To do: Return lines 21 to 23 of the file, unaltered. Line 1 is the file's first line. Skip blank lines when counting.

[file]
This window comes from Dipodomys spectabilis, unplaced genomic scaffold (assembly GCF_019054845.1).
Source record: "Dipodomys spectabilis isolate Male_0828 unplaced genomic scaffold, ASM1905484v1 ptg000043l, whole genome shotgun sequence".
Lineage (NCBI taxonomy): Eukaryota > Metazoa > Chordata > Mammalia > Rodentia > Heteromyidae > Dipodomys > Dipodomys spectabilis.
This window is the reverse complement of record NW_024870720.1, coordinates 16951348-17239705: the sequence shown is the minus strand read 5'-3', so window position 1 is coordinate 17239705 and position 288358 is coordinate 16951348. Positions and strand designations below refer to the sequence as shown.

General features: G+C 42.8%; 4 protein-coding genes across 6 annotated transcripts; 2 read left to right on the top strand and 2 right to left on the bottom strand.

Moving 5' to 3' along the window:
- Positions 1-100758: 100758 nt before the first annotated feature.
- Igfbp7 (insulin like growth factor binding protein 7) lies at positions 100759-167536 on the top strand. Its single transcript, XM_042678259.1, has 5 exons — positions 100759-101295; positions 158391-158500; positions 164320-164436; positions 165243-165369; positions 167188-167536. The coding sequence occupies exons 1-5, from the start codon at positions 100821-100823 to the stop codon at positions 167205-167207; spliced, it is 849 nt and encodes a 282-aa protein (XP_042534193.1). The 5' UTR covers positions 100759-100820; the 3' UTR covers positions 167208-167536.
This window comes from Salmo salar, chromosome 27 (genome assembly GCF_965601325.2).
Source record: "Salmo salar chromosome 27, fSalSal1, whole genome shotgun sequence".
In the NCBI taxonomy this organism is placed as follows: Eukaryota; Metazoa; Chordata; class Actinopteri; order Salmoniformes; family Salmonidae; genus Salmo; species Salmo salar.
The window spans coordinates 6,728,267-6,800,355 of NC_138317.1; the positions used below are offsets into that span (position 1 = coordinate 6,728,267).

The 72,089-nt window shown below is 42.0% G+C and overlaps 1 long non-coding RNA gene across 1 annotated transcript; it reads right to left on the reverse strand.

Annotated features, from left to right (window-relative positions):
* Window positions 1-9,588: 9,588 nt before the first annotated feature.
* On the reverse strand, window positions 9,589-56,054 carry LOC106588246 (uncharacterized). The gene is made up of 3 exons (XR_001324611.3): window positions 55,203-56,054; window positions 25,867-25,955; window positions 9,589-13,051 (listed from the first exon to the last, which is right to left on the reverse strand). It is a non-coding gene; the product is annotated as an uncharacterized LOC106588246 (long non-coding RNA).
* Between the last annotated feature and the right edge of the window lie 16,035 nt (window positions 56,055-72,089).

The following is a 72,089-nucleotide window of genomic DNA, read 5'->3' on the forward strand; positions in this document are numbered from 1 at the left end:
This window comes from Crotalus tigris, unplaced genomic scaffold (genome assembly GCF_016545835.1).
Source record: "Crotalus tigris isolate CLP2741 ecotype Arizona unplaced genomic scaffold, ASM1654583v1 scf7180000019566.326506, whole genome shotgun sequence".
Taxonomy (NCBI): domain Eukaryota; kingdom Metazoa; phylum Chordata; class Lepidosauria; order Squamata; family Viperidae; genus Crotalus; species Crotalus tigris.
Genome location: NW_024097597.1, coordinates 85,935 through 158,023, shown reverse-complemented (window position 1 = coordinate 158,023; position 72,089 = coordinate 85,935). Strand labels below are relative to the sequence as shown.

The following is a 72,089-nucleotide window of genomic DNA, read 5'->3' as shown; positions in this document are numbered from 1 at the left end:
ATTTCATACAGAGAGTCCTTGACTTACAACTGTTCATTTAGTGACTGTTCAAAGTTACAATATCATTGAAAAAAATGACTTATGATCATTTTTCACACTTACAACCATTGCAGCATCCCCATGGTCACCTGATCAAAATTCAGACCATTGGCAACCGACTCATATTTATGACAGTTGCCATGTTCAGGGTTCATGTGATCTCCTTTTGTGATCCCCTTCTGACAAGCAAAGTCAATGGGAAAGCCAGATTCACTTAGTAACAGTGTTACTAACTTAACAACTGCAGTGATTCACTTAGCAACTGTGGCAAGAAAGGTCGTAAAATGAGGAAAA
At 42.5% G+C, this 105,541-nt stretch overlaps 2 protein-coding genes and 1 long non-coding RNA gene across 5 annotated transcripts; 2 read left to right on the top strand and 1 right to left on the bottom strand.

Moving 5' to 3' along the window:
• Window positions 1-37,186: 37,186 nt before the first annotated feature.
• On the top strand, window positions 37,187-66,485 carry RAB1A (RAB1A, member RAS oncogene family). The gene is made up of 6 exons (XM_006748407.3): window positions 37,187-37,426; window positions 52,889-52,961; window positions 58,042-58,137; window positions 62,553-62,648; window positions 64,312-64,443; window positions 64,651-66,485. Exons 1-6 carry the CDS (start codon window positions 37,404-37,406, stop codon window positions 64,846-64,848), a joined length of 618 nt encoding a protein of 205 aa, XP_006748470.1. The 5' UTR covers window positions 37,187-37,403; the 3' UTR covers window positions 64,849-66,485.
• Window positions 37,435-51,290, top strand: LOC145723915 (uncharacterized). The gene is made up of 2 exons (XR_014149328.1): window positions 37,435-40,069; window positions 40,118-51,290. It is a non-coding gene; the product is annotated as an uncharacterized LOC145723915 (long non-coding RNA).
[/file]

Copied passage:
Taxonomy (NCBI): domain Eukaryota; kingdom Metazoa; phylum Chordata; class Lepidosauria; order Squamata; family Viperidae; genus Crotalus; species Crotalus tigris.
Genome location: NW_024097597.1, coordinates 85,935 through 158,023, shown reverse-complemented (window position 1 = coordinate 158,023; position 72,089 = coordinate 85,935). Strand labels below are relative to the sequence as shown.

The following is a 72,089-nucleotide window of genomic DNA, read 5'->3' as shown; positions in this document are numbered from 1 at the left end: